"The Republic of the Marshall Islands and the United States: A Strategic Partnership"
The History of the RMI's Bilateral Relationship with the United States
The U.S. Nuclear Weapons Testing Program
Because of its geographical isolation from world powers and political areas, the United States government used its strategic Trust Territory to conduct atomic and thermonuclear weapons tests. From 1946-1958, the United States tested 67 weapons on land, in the air, and in the seas surrounding the Marshall Islands. Four decades later, the Marshallese people still confront medical problems, environmental contamination, displacement and social upheaval resulting from the testing program.
|June 1946. Two Air Force draftsmen make last minute corrections on a route-map panel in the task force briefing room.|
|July, 1946. Brigadier General Roger M. Ramsey, commander of Task Group 1.5, congratulates Major Harold Wood (left), bombardier, and Major Woodrow P. Swancutt (center) after they are chosen to fly the able test mission.|
|To better understand the effects of radioactive fallout on animals, goats and pigs were placed on Navy ships situated in Bikini's lagoon during the weapons test.|
|The U.S. government anchored Navy ships around the test site to see how military craft would withstand the detonations.|
|The Baker shot on July 25, 1946, an underwater test, contaminated the target fleet of WWII ships in Bikini lagoon.|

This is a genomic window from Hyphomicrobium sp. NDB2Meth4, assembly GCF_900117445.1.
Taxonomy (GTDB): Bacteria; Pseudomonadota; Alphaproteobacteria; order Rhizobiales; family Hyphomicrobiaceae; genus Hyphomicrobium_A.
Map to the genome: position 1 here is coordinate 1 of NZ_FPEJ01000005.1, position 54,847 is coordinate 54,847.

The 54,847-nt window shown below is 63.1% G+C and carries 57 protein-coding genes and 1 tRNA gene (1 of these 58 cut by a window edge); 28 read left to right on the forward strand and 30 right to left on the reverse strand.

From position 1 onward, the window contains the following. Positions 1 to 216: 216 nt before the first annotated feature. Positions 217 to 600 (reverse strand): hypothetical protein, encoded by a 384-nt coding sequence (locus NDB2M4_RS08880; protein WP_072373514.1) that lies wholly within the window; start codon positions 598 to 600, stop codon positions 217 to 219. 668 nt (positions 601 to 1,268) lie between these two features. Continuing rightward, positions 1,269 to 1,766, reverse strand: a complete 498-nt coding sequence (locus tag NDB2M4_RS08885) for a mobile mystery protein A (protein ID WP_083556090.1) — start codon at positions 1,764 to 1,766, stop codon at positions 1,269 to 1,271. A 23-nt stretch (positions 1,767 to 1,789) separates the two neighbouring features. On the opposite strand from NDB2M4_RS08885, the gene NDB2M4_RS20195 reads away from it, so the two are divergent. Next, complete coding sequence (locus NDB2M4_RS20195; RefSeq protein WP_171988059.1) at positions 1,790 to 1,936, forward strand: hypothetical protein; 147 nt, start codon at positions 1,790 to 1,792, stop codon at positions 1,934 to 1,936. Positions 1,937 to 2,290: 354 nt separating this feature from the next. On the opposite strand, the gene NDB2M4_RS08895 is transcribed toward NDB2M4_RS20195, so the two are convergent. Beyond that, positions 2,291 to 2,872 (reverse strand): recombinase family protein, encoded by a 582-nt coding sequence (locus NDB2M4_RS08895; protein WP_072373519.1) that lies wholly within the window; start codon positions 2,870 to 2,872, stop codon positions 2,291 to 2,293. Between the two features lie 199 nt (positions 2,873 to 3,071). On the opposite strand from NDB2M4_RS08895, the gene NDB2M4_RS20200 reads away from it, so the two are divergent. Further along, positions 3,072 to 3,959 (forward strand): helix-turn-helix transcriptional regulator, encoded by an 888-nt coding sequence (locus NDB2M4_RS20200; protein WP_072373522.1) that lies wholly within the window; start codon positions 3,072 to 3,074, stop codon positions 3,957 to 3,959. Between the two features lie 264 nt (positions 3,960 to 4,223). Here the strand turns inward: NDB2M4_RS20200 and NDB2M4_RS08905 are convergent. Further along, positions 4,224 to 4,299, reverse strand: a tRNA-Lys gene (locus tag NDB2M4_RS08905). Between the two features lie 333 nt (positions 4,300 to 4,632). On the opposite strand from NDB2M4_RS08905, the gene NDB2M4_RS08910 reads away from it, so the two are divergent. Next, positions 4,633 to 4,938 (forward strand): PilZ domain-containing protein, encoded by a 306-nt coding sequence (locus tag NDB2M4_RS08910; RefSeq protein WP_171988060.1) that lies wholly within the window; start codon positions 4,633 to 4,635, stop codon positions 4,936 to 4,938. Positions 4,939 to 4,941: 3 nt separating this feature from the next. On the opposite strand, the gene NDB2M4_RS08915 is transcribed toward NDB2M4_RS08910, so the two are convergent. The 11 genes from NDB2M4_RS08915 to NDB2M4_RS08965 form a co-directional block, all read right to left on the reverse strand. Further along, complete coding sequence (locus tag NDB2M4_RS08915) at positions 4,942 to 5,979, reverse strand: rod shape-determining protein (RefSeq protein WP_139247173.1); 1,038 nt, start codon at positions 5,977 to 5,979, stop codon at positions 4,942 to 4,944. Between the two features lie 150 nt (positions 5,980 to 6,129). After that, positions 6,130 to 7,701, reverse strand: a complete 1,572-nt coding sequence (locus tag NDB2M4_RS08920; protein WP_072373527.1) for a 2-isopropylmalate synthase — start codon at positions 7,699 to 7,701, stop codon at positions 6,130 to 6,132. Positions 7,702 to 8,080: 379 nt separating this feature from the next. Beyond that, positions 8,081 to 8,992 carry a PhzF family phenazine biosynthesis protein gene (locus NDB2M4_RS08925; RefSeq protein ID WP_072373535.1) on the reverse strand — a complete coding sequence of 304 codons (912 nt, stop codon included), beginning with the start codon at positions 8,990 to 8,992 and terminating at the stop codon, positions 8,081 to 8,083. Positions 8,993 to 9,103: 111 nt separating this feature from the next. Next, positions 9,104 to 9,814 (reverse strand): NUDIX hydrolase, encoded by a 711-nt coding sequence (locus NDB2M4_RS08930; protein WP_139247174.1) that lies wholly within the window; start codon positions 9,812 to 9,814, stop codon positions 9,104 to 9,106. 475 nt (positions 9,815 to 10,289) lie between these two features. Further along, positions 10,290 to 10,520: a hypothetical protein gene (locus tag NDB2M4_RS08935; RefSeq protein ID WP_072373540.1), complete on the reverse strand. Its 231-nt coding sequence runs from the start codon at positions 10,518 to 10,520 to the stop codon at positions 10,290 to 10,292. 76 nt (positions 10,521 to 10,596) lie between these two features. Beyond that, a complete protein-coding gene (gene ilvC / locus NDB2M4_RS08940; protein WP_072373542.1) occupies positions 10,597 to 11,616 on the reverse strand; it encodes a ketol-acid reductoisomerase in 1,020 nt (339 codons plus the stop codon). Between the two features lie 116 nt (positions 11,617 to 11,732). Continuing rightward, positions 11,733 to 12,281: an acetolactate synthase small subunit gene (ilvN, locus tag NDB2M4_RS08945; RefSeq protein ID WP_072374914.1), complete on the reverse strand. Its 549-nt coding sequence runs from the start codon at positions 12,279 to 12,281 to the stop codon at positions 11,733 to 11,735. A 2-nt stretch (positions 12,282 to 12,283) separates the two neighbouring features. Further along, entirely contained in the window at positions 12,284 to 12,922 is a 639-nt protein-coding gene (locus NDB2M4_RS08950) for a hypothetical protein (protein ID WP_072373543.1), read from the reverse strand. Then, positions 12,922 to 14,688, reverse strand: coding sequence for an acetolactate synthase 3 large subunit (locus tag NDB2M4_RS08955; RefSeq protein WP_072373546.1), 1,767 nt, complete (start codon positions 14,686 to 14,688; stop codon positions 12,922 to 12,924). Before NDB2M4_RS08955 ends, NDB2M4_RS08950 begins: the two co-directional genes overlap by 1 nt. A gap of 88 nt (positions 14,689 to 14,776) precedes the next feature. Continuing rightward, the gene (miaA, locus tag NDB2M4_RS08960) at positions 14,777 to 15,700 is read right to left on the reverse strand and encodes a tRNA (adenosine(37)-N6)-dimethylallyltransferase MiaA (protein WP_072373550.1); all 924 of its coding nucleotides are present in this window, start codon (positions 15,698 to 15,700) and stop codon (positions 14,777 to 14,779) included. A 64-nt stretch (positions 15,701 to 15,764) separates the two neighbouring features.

|1946. Admiral and Mrs. Blandy celebrate operation crossroads with an atomic cake. This frequently reproduced photograph captures an uncanny resemblance between Mrs. Blandy's hat and the mushroom cloud.|
|The observed destruction from the weapons test in the Marshall Islands was often used to construct scenarios for a nuclear war involving the United States. Here, the U.S. government calculated how many Pentagons could fit into the crater left by the Mike shot on Enewetak Atoll.|
|December, 1947. Aomon Island, Enewetak Atoll prior to the testing program. Enewetak was the ground-zero atoll for 43 weapons tests.|
|Weapons tested in the Marshall Islands were usually compared to the bomb dropped on Hiroshima during WWII. The Bravo shot alone, for example, was the equivalent of more than 1,000 Hiroshima bombs.|
|U.S. military personnel involved in the testing and clean-up activities were also exposed to dangerous amounts of radiation.|
|The Bravo shot, detonated on Bikini Atoll on March 1, 1946, was the largest thermonuclear device ever tested by the United States. The Bravo test exposed Marshallese people to near-fatal amounts of radiation, and resulted in widespread radiological contamination of people and the environment.|